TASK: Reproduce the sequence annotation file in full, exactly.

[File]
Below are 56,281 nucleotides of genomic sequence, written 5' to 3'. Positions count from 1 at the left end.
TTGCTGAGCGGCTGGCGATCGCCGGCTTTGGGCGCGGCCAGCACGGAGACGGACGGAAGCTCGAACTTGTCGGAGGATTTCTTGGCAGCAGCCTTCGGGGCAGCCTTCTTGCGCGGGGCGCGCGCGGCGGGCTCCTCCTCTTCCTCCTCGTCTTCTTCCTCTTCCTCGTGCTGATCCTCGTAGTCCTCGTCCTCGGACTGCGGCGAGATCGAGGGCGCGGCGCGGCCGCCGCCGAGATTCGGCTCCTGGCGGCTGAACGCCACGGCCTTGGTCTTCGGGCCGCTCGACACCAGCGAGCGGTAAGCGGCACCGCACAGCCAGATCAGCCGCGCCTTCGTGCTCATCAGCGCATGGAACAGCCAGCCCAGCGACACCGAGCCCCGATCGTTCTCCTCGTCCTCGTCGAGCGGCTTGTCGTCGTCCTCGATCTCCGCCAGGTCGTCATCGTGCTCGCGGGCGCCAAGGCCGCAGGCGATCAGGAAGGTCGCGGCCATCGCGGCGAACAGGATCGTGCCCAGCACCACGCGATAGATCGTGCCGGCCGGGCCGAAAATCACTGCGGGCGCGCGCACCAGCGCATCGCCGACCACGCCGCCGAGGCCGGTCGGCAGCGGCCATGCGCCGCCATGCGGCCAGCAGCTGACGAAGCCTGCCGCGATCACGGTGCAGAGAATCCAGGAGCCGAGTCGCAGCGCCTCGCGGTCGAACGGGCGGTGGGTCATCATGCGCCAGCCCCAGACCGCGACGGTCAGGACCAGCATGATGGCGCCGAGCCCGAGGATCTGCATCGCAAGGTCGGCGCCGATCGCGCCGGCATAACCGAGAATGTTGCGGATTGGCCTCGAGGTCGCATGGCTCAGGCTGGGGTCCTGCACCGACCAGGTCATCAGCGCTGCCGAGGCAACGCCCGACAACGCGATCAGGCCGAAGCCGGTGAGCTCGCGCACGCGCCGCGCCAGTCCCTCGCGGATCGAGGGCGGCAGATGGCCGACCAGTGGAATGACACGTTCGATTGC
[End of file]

Below are 56,281 nucleotides of genomic sequence, written 5' to 3'. Positions count from 1 at the left end.
TTGCTGAGCGGCTGGCGATCGCCGGCTTTGGGCGCGGCCAGCACGGAGACGGACGGAAGCTCGAACTTGTCGGAGGATTTCTTGGCAGCAGCCTTCGGGGCAGCCTTCTTGCGCGGGGCGCGCGCGGCGGGCTCCTCCTCTTCCTCCTCGTCTTCTTCCTCTTCCTCGTGCTGATCCTCGTAGTCCTCGTCCTCGGACTGCGGCGAGATCGAGGGCGCGGCGCGGCCGCCGCCGAGATTCGGCTCCTGGCGGCTGAACGCCACGGCCTTGGTCTTCGGGCCGCTCGACACCAGCGAGCGGTAAGCGGCACCGCACAGCCAGATCAGCCGCGCCTTCGTGCTCATCAGCGCATGGAACAGCCAGCCCAGCGACACCGAGCCCCGATCGTTCTCCTCGTCCTCGTCGAGCGGCTTGTCGTCGTCCTCGATCTCCGCCAGGTCGTCATCGTGCTCGCGGGCGCCAAGGCCGCAGGCGATCAGGAAGGTCGCGGCCATCGCGGCGAACAGGATCGTGCCCAGCACCACGCGATAGATCGTGCCGGCCGGGCCGAAAATCACTGCGGGCGCGCGCACCAGCGCATCGCCGACCACGCCGCCGAGGCCGGTCGGCAGCGGCCATGCGCCGCCATGCGGCCAGCAGCTGACGAAGCCTGCCGCGATCACGGTGCAGAGAATCCAGGAGCCGAGTCGCAGCGCCTCGCGGTCGAACGGGCGGTGGGTCATCATGCGCCAGCCCCAGACCGCGACGGTCAGGACCAGCATGATGGCGCCGAGCCCGAGGATCTGCATCGCAAGGTCGGCGCCGATCGCGCCGGCATAACCGAGAATGTTGCGGATTGGCCTCGAGGTCGCATGGCTCAGGCTGGGGTCCTGCACCGACCAGGTCATCAGCGCTGCCGAGGCAACGCCCGACAACGCGATCAGGCCGAAGCCGGTGAGCTCGCGCACGCGCCGCGCCAGTCCCTCGCGGATCGAGGGCGGCAGATGGCCGACCAGTGGAATGACACGTTCGATTGC